Women’s Rights and Civil Society
Since the mid-1980’s, more and more non-governmental organizations have emerged in Morocco that work for democracy and for equality between women and men. The best known of these NGOs emerged from the women’s groups of left parties. Over the decades, these former party groups have consistently gained their own feminist profile. The politically most influential of these NGOs are the Association Democratique des Femmes Marocaines (ADFM), the Federation de la Ligue Democratique pour la Défense des Droits des Femmes (FLDDF), the AMDF (Association Marocaine des Droits des Femmes) and the UAF, founded in 1987(Union de L’Action Féminine), which has more than 30 local chapters across the country. In addition to the politically anchored women’s rights NGOs, there are numerous cross-party, thematically working women’s initiatives that have come together to form action groups or long-term networks, such as the Jussour Forum, the advice center for female victims of sexist violence in Casablanca, as well as various coalitions and initiatives against gender-based violence Violence.
Several women’s and children’s rights organizations have joined forces in the Printemps de la Dignité campaign to fight for laws against gender-based violence.
There is currently no feminist magazine in Morocco. The glossy magazine Femmes du Maroc reports not only on fashion but also on women’s emancipation in business and society.
Marriage and family
According to mathgeneral, the family is still the linchpin of social life in Morocco. You spend a lot of time at home and like to get closer together, especially when eating together at the round table and watching TV in the evening. In addition to the representative salon, middle-class families often have a smaller room with a low dining table and canapés, where you can relax with mint tea to chat and watch TV. In Morocco, “family” is associated with emotional security, a feeling of belonging and economic security.
The ideal of marriage and the family are conservative in Morocco. In fact, the family as an institution is experiencing profound change. Large families with the father as the main breadwinner are becoming increasingly rare. The number of large families has decreased noticeably overall. The average age at marriage has risen sharply (women approx. 27 years, men approx. 30 years). The national average has halved the number of births per woman since the early 1970’s. Small families with two children are becoming increasingly popular, especially in the big cities. This is accompanied by a change in role models. The traditional distribution of roles, in which man earns a living and woman obeys, is still stylized as an ideal and religiously embellished by many. But the fact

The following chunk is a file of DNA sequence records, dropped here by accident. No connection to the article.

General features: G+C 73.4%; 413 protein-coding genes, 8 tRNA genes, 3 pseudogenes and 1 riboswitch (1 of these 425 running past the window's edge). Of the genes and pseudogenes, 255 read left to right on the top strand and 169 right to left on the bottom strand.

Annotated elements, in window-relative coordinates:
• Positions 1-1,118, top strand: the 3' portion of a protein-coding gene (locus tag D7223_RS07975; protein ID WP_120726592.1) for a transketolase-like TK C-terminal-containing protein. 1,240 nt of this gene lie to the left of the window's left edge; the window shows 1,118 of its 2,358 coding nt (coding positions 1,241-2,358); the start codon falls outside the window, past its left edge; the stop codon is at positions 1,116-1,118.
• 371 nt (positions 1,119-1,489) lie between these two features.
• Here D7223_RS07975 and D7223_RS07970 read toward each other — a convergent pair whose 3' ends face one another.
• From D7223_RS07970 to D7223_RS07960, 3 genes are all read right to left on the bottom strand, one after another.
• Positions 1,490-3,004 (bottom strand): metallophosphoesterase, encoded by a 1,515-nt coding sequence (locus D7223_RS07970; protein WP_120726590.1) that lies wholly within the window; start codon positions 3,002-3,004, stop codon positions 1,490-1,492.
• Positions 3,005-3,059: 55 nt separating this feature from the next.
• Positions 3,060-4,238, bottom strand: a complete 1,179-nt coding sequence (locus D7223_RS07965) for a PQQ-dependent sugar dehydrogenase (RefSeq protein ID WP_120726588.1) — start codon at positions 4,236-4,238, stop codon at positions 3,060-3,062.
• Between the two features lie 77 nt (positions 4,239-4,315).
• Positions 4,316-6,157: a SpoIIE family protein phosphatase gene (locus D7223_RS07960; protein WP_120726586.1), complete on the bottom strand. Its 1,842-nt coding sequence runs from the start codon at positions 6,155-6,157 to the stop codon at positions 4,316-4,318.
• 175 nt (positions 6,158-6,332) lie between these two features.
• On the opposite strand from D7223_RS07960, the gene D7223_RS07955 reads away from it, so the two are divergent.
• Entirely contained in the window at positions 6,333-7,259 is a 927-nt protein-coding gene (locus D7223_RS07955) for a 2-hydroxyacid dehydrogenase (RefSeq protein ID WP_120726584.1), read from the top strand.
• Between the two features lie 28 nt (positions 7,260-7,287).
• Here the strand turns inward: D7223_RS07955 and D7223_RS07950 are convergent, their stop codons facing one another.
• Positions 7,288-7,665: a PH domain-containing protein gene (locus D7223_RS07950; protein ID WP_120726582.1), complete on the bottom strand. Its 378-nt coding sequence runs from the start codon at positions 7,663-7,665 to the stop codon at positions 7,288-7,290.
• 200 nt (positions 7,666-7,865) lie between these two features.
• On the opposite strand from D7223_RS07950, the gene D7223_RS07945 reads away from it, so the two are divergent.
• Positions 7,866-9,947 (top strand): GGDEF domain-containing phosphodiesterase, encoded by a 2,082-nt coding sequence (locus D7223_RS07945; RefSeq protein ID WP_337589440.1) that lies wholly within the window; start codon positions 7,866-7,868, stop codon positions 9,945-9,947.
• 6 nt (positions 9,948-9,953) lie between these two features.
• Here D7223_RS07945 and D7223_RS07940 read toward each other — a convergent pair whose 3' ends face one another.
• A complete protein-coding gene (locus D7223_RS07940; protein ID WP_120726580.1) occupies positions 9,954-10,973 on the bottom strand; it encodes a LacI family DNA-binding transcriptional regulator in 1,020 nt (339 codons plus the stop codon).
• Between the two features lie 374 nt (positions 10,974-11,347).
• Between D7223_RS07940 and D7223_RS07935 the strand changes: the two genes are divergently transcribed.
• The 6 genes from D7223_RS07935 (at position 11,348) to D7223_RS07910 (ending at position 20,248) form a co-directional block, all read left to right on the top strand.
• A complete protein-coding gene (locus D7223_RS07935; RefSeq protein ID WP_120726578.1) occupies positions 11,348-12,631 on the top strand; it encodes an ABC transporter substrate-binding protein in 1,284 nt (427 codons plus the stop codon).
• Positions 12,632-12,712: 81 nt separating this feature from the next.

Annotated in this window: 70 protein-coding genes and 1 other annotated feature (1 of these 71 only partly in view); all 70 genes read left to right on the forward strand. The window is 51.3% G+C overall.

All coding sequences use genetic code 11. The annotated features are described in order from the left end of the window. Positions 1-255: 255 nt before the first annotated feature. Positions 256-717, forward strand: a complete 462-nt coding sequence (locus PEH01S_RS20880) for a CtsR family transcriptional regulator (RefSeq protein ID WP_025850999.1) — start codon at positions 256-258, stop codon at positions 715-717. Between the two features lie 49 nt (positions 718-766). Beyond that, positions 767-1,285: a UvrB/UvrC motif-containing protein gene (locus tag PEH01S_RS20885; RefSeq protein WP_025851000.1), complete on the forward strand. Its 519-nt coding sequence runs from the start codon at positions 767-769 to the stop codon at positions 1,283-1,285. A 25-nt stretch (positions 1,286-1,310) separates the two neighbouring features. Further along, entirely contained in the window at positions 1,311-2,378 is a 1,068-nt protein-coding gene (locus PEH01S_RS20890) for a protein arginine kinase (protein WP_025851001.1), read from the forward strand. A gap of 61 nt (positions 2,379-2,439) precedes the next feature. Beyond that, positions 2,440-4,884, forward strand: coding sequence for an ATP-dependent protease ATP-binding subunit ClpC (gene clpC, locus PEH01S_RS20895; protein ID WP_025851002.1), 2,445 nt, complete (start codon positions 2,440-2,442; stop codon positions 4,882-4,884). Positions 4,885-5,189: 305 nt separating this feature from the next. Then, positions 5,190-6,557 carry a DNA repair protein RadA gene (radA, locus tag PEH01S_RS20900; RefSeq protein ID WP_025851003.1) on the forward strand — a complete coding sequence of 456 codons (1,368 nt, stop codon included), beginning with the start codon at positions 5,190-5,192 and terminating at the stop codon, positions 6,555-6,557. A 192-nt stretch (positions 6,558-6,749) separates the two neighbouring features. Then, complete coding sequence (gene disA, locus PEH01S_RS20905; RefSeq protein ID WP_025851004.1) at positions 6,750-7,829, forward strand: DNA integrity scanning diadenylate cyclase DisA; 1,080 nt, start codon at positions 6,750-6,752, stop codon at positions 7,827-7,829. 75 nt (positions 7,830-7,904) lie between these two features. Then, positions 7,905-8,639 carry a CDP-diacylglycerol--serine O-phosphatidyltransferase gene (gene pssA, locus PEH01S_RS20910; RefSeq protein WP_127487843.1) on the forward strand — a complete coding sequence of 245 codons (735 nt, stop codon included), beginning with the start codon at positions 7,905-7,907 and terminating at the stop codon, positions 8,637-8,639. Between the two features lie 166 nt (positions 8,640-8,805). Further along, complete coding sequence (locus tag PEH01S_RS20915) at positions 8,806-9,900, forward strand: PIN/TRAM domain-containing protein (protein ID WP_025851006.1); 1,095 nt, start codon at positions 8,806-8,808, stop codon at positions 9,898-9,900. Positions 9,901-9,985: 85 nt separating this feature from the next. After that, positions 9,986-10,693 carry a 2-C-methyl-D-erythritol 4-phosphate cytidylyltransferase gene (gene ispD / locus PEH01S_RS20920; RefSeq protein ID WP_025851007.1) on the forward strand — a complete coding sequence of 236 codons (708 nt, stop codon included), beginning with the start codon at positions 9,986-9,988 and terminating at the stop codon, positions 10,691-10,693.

A specialty of Morocco is the high number of unmarried mothers. Very rarely is there a conscious decision to raise a child without the father. Most illegitimate pregnancies in Morocco are related to a lack of sex education, sexual exploitation and double standards. The independent non-governmental organizations INSAF and Solidarité Féminine are committed to the rights of unmarried mothers and their children in Casablanca. Both organizations also offer support programs to the women and children affected. The Berlin ethnologist Elke Duße has written an informative scientific study on single mothers in Morocco.
Abortion should be easier in Morocco in the future. Until 2015, women in Morocco were only allowed to have abortions if their life was in acute danger. Since 2015, it has also been possible to terminate the program if there is a risk to the mother’s health, if the child is seriously harmed, or in the event of rape or incest. In autumn 2019, several hundred women protested on the Internet against the criminality of extramarital relationships, including some prominent women from the cultural scene.
The Ministry of Health is politically responsible for medical care. The Moroccan health system has been expanded in recent years and compulsory insurance has been introduced for employees. However, most Moroccans still have to take care of their own health. Those who have a formal employment contract are officially insured, but many benefits still have to be paid out of pocket. Since 2002, low-income patients have had the opportunity to take part in the public Assurance Maladies Obligatoire (AMO) or the Régime d’Assistance Médicale (RAMED)to get treated. However, the public health facilities are often overcrowded and there are repeated reports that the nursing staff or the doctors also collect money. Those who can afford it use private doctors and clinics. Some dedicated doctors donate part of their working time and offer free consultations or treatments for the poor. Many mosque communities not only do charitable work in this way, but also recruit new members.
The budget of the Moroccan Ministry of Health amounted to around 6 percent of the state budget in 2018. There are a total of around 140 public hospitals and around 2,600 health centers (basic health services). Morocco has made improvements in some areas over the past few decades. Through special mother-child programs, more children were vaccinated and polio and smallpox were almost eliminated. Maternal and child mortality have fallen. Overall, however, the range of medical services on offer does not meet the needs of the population by any means. Every year tens of thousands of people die in Morocco from diseases that could be cured with little money. But the poor don’t have the money for counseling and medication.